It’s a little more complicated than that
As Pioneer becomes a more diverse and studied format, and as deck construction becomes more rigid, the main places to focus on improving are in-game decisions. What’s the first in-game decision you are making when you sit down for a match of Pioneer? Mulliganing. As I’ve iterated before, this is one of the most important skills to hone as a Magic Player, so let’s take a look at some interesting examples to see if you’re thinking along the same lines as myself and other Pioneer experts!
You’re on the play with Mono White Humans in game two against Mono Red Aggro. Your hand is the following:
We’re starting off with a slightly easier one, although there isn’t a ton of aggression with this hand, you still have a lot of what you are looking to accomplish in the matchup. You have a Portable Hole to slow your opponent down a bit, you have a Reidane you can play out on turn three as a blocker, and then follow it up with the backside, Valkmira, Protector’s Shield, one of the best hate-cards you can play against the red deck. You still may run into a few issues, however, as if your opponent manages to build out a substantial board — a single Stomp will stop the damage prevention from the Shield and allow your opponent to finish you off in that turn. Overall, though, it’s important to remember that this hand is pretty strong, especially when on the play.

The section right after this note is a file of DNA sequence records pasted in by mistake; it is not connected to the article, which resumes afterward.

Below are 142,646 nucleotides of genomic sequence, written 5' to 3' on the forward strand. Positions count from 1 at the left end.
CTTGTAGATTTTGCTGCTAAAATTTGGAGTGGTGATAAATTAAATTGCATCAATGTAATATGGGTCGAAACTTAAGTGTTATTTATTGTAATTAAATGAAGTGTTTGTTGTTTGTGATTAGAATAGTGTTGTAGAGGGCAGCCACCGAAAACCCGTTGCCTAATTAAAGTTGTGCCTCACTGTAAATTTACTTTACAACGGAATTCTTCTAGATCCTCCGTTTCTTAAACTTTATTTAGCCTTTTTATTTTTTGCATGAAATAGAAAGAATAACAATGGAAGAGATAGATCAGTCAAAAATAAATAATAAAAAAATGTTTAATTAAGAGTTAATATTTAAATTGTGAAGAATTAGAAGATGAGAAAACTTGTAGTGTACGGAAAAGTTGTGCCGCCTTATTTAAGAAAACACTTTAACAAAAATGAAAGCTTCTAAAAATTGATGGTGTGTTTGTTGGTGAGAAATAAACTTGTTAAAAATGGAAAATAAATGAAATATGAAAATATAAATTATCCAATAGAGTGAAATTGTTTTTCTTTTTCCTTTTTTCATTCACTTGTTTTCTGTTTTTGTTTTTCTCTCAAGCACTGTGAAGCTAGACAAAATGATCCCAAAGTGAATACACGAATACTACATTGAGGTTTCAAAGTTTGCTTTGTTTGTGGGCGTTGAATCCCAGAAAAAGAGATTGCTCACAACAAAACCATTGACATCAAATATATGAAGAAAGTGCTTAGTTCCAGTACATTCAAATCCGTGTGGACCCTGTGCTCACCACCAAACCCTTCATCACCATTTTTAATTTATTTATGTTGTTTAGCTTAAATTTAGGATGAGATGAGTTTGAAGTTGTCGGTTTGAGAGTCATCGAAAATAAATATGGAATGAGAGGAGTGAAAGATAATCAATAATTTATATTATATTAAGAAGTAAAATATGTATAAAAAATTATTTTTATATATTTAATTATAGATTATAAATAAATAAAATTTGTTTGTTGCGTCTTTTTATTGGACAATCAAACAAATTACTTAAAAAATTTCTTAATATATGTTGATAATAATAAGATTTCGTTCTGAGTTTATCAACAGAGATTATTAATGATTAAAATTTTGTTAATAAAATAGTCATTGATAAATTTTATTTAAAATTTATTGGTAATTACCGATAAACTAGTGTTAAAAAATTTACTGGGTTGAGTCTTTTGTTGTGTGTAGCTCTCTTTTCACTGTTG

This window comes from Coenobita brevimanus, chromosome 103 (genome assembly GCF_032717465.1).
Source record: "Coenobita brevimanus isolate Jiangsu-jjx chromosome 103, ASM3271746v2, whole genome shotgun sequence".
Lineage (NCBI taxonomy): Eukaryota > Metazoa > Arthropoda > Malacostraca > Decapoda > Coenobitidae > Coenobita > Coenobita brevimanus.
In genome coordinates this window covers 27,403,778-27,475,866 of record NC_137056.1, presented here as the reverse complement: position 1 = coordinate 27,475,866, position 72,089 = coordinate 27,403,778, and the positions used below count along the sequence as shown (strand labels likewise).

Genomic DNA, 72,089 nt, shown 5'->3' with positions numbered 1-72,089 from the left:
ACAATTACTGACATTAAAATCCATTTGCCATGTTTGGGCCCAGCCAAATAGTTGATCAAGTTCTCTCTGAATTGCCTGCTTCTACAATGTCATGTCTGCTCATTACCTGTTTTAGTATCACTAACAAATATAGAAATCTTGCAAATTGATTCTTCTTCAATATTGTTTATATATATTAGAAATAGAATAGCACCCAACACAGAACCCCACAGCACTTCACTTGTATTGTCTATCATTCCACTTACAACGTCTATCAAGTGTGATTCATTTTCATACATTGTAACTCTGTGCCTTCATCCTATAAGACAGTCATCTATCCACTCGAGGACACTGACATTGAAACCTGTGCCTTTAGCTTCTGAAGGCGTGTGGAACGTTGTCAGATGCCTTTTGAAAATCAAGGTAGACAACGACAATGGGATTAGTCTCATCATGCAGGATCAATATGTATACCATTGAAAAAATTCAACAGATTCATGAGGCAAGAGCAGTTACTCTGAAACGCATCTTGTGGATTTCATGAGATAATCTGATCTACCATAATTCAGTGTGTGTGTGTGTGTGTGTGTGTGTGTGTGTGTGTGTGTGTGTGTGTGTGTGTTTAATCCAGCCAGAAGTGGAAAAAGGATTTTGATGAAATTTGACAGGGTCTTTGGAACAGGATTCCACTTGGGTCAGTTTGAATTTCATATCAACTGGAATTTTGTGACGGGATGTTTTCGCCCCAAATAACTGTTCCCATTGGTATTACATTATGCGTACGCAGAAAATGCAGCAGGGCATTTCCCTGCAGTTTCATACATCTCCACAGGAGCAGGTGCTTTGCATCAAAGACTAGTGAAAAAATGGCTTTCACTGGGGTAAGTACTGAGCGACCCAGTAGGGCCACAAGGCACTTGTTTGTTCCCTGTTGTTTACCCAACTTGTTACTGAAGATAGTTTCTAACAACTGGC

You’re on the play with Abzan Greasefang against an unknown opponent. Your hand is the following:
It’s pretty clear what the issue with this hand is that you have a hand that relies pretty heavily on your Stitcher’s Suppliers to find your Greasefang and Parhelions, and that’s risky. Even if you do find what you are looking for, you cannot cast your Can’t Stay Away without finding another land. Without it, this hand does a lot of nothing. There’s no interaction, no great way to guarantee a game plan. This is a seven card hand — it’s pretty free to take a mulligan to find a hand that digs a bit deeper, while still having some of the guaranteed plan.
You’re on the draw with Boros Heroic against Rakdos Midrange in game three, and you’re on a mulligan to six. Your hand is the following:
This is a pretty scary situation to put yourself in. A single removal spell begins to unravel this hand, and the threat you are presenting doesn’t have any built-in protection like a Favored Hoplite would. However, this hand is still something worth keeping against Rakdos. Mulliganing to five against that deck is terrifying, especially when playing a deck like Heroic where the matchup comes down solely to trading resources one for one. This hand has some of the tools that allow you to continue casting spells in a low resource game, however, both Homestead Courage and Escape Velocity are spells that you can cast at least twice, and are both pretty good against the removal spells that are great against Heroic. While this hand is not great or anything, sometimes, you have to settle for “just ok.”
You’re on the play with Izzet Phoenix against Azorious Control in game two. Your hand is the following: